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Orrington backs board on cleanup plan

Orrington residents vote on the hazardous waste cleanup issue at the former HoltraChem site Friday, April 23, 2010 at the Town Office. Officials at the polls reported a strong turnout. About 125 people came in to vote and 70 absentee ballots had been received by 10 a.m. Friday. BANGOR DAILY NEWS PHOTO BY GABOR DEGRE
By Dawn Gagnon, BDN Staff

ORRINGTON, Maine — Residents who voted in a referendum Friday regarding the cleanup of the former HoltraChem Manufacturing Co. site narrowly favored a less extensive, though quicker, plan.

The vote was close, with 381 voters backing the town’s Board of Selectmen, which favors the so-called “source removal alternative,” and 357 supporting the version recommended by the Maine Department of Environmental Protection, which calls for the cleanup of five landfills and removal of all contaminated soils.

The state Board of Environmental Protection, which has the final say on the cleanup, is close to deciding if all of the contaminated soils should be removed from the 235-acre Penobscot River site or if removing most of the polluted and hazardous soils and sealing others in their landfills is the best plan.

The cost would be borne by St. Louis-based Mallinckrodt Inc., which owned the plant from 1967 to 1982 and is the sole former owner still in existence.

The BEP held public hearings on the matter in Orrington and Augusta earlier this year and is expected to make a decision about the scope of the cleanup in June or July, Town Manager Paul White said Friday night. A deliberation session is scheduled for May 6 in Augusta, he said.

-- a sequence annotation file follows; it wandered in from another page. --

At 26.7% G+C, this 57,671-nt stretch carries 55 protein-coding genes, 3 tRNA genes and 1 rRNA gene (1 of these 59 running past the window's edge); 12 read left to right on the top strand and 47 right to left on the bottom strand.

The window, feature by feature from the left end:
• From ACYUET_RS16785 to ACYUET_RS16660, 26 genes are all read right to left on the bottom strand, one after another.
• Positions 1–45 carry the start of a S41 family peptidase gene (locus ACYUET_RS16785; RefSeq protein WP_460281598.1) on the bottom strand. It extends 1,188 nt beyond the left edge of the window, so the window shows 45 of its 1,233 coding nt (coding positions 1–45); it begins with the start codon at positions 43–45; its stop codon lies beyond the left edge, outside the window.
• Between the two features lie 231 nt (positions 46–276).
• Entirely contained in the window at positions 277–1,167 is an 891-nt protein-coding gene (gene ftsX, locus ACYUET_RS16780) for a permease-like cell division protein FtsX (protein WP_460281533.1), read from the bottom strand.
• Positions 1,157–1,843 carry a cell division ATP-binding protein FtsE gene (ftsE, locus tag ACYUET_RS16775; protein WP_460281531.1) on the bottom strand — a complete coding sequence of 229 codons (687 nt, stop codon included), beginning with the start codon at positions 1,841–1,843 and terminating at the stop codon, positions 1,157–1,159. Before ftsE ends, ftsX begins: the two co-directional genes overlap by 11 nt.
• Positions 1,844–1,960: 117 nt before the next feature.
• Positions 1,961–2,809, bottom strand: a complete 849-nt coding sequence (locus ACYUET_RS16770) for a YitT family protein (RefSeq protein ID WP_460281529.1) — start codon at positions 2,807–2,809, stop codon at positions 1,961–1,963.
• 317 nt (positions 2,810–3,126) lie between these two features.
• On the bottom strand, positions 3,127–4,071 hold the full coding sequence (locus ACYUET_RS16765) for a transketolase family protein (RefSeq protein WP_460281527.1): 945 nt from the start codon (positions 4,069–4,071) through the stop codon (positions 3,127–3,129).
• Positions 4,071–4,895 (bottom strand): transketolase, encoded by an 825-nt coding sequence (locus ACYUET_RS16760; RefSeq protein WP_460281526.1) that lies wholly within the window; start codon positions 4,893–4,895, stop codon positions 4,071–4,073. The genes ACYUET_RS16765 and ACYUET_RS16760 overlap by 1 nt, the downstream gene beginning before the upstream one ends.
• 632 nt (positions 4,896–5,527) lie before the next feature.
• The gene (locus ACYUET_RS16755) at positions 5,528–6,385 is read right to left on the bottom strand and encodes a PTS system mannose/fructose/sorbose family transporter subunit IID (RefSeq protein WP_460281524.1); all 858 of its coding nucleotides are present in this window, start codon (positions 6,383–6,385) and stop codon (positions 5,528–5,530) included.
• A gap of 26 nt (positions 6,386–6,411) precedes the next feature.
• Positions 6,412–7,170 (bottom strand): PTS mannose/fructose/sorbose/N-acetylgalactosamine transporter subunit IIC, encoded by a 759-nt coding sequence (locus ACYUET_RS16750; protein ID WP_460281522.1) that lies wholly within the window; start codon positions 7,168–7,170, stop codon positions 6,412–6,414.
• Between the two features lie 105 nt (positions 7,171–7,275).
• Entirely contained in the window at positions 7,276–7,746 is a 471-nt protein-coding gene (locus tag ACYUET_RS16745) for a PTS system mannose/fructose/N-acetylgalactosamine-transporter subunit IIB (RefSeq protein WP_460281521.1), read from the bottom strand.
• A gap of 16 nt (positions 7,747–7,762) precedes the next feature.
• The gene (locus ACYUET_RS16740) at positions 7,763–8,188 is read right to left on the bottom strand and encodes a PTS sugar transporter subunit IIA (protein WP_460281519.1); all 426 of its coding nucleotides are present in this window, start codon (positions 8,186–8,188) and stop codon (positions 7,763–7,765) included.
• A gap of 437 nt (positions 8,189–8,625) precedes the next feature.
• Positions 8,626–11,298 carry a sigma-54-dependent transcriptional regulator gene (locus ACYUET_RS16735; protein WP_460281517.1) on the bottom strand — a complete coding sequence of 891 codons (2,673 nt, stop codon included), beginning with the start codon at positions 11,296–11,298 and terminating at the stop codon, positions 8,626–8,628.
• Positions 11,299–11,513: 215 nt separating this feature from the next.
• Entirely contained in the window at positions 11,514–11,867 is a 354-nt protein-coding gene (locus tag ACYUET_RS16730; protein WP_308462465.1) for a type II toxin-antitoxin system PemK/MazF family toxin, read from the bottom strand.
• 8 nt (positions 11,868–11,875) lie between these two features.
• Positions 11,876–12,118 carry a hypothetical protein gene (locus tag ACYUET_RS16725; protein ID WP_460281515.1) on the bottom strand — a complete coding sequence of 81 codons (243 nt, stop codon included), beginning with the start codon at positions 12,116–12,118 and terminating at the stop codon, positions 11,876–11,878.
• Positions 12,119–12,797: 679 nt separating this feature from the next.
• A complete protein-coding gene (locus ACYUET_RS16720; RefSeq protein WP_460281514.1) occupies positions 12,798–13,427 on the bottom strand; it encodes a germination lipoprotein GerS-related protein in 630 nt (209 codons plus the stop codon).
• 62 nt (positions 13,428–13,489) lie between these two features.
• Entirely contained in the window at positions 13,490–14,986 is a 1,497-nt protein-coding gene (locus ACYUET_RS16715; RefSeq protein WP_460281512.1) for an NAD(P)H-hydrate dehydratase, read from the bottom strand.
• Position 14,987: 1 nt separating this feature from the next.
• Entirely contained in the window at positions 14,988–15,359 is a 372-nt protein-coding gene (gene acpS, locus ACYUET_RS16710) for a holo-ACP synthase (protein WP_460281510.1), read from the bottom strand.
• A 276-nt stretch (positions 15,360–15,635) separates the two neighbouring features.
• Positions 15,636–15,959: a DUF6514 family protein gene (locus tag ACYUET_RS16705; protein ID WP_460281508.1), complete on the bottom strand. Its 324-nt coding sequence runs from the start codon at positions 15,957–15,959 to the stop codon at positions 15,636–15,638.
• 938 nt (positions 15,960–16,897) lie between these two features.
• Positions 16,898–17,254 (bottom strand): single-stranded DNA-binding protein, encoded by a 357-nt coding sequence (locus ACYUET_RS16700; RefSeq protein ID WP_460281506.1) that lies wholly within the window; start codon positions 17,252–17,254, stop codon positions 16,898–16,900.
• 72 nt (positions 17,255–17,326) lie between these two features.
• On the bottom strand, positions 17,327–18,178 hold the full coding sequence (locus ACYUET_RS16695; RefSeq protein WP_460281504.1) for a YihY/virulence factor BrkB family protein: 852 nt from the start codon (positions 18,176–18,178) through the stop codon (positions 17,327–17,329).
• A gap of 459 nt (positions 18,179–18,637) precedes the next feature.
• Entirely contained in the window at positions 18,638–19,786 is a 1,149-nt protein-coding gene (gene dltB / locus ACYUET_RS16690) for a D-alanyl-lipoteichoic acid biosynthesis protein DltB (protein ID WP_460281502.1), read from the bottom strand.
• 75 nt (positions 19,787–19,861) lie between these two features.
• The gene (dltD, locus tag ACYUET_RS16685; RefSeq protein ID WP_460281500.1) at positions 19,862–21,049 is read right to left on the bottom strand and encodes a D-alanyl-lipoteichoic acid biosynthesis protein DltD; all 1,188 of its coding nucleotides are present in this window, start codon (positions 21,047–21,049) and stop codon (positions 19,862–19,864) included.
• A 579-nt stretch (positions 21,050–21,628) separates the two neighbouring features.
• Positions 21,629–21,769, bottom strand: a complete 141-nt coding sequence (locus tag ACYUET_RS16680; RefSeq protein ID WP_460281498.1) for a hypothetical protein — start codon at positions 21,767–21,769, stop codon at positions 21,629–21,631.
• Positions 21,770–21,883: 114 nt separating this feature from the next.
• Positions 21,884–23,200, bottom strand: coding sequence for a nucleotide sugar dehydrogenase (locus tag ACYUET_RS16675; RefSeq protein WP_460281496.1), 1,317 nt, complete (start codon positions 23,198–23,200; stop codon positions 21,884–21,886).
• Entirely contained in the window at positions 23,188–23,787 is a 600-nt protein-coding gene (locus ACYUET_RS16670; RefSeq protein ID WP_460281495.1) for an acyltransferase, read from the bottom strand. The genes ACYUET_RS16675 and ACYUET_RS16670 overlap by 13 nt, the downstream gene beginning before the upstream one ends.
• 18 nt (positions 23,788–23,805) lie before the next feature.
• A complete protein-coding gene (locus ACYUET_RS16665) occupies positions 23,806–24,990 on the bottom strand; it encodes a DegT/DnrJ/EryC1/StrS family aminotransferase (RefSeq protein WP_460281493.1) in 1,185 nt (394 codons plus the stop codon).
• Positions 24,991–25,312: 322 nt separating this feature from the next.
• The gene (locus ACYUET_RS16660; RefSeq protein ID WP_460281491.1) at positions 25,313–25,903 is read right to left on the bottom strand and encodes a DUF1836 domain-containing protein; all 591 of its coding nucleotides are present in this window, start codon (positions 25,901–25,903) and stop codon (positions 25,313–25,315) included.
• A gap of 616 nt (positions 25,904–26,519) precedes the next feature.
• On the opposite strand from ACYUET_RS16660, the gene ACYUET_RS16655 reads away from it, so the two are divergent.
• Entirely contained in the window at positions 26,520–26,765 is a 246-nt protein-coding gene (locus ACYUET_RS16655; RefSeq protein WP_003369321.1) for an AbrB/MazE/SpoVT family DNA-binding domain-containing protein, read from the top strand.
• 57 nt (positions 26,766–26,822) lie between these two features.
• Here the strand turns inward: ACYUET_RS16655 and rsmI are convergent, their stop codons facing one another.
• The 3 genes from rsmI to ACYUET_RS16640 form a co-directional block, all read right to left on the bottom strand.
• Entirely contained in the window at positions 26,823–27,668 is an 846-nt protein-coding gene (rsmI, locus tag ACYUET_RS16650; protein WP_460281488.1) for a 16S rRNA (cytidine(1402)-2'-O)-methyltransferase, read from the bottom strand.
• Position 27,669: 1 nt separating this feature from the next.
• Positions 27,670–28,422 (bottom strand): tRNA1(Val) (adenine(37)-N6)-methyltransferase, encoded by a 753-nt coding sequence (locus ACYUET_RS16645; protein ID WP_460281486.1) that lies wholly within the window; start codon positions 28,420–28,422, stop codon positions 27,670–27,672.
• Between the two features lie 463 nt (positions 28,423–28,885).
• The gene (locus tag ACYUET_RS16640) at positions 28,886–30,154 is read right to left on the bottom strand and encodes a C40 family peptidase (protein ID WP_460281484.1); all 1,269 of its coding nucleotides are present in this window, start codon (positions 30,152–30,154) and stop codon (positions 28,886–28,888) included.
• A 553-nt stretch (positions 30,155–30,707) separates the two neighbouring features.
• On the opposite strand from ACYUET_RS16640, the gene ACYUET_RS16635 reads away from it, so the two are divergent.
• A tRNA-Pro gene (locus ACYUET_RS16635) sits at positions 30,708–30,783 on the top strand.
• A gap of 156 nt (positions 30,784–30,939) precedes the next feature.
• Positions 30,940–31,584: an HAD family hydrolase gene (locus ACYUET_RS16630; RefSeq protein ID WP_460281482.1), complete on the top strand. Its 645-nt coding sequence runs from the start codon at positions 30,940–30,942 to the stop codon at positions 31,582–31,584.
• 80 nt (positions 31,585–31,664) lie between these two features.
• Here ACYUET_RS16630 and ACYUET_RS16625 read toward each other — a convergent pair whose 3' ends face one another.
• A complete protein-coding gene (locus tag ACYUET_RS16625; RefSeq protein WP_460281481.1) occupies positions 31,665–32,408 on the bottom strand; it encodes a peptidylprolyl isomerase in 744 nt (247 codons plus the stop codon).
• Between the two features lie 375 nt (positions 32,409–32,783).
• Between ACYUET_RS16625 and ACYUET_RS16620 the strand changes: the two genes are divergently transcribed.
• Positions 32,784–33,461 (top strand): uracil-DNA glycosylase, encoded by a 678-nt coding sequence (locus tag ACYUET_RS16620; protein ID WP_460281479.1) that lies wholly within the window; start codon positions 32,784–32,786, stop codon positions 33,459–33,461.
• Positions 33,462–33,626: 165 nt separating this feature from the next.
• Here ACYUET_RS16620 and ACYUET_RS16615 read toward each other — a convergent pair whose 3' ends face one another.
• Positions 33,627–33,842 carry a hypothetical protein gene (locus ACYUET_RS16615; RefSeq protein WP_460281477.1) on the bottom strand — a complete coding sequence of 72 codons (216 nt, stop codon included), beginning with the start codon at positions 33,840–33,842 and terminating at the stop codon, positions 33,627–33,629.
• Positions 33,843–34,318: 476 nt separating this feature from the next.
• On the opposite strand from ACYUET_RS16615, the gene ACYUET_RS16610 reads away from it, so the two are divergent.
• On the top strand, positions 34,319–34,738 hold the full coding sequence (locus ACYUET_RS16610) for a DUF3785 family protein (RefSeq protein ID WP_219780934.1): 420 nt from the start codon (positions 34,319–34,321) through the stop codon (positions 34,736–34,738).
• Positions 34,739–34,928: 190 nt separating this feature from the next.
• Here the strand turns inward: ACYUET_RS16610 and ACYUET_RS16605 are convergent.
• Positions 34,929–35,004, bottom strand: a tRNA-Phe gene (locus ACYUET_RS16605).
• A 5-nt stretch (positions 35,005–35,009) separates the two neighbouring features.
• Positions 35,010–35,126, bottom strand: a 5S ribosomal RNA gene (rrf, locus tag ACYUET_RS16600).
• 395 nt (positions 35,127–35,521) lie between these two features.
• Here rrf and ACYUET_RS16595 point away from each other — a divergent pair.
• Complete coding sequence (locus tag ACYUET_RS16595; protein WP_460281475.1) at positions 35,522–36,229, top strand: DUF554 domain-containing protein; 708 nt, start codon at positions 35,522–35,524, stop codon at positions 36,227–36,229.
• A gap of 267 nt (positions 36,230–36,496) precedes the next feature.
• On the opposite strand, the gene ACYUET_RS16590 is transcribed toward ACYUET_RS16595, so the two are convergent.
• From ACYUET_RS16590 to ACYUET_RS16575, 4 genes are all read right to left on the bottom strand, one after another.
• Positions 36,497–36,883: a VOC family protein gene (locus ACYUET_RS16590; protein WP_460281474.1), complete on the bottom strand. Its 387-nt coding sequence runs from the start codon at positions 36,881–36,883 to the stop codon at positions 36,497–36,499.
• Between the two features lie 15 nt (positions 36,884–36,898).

The cleanup issue was brought to referendum by residents upset with the selectmen’s Feb. 2 decision to go with Mallinckrodt’s less costly plan. The residents were supported by the Maine People’s Alliance, a grass-roots group that has used the courts and the DEP to push for a cleanup and has intervenor status in the legal proceedings.

Reactions to the referendum results were mixed.

“I’m glad that they supported the selectmen, but ultimately the decision is up to the BEP,” said Howard Grover, chairman of the Board of Selectmen. He noted the tally was close.

“There was only a 24-vote difference, and probably a lot of people still don’t have all the facts,” he said. “I hope this puts it to rest, but it would have been nice to have had [the referendum results] before we had to vote on this.”

Resident Margaret Parker, who favors the more extensive cleanup, said she was “pretty discouraged.” She said the earthquake that shook Orrington a few weeks ago should have opened more eyes to the need for a comprehensive cleanup.

Maine People’s Alliance organizer Ryan Tipping-Spitz said the close vote “shows that the unanimous [Board of Selectmen] … decision does not reflect the true opinion of the town. … A giant, out-of-state corporation has used vast sums of unregulated, undeclared money to beat the democratic process into submission.”

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